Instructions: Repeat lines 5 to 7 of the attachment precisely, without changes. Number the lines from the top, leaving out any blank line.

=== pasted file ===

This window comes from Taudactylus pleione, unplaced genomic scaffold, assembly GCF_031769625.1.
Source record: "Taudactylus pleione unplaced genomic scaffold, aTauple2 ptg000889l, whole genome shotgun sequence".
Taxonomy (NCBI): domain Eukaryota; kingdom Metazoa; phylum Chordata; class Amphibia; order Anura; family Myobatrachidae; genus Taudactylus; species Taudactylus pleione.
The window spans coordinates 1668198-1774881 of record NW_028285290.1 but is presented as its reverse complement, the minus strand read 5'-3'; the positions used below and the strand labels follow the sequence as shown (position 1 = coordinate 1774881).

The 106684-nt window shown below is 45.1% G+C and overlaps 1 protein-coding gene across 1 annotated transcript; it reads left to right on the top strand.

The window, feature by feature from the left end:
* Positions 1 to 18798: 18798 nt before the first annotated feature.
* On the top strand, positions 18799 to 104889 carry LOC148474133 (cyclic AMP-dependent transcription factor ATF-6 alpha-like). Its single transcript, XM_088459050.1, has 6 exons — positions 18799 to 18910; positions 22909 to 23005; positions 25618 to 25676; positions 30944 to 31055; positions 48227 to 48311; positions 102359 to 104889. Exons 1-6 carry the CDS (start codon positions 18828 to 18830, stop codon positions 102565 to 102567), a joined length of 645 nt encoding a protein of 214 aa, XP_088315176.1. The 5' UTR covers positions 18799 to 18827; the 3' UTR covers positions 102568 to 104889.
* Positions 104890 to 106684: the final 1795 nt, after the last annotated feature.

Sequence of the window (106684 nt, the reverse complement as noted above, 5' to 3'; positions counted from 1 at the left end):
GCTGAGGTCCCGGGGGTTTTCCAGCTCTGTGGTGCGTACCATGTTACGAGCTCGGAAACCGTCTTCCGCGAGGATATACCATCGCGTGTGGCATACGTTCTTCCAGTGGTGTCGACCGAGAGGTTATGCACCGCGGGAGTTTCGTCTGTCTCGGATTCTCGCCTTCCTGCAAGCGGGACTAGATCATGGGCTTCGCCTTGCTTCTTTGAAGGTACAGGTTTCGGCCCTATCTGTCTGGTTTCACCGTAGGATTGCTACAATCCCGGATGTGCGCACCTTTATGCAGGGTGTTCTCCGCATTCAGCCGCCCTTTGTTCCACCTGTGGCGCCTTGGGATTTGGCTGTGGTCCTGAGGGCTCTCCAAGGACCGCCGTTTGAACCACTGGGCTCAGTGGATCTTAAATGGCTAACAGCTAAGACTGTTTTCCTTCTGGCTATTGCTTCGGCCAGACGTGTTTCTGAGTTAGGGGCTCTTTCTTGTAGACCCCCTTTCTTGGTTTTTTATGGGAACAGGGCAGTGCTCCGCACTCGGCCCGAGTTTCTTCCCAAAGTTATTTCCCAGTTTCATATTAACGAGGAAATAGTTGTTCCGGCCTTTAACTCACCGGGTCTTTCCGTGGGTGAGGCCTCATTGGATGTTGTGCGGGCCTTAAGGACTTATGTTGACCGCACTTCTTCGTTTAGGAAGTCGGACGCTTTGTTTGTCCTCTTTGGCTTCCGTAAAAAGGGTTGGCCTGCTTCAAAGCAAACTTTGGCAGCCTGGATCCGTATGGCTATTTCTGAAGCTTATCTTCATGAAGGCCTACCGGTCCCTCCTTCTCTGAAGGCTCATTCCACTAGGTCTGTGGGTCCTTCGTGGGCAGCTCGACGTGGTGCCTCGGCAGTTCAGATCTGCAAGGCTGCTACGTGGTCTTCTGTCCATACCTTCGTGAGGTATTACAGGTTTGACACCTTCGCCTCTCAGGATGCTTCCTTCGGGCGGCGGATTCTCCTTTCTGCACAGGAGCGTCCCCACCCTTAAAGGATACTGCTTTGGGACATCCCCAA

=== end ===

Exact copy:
The 106684-nt window shown below is 45.1% G+C and overlaps 1 protein-coding gene across 1 annotated transcript; it reads left to right on the top strand.

The window, feature by feature from the left end:
* Positions 1 to 18798: 18798 nt before the first annotated feature.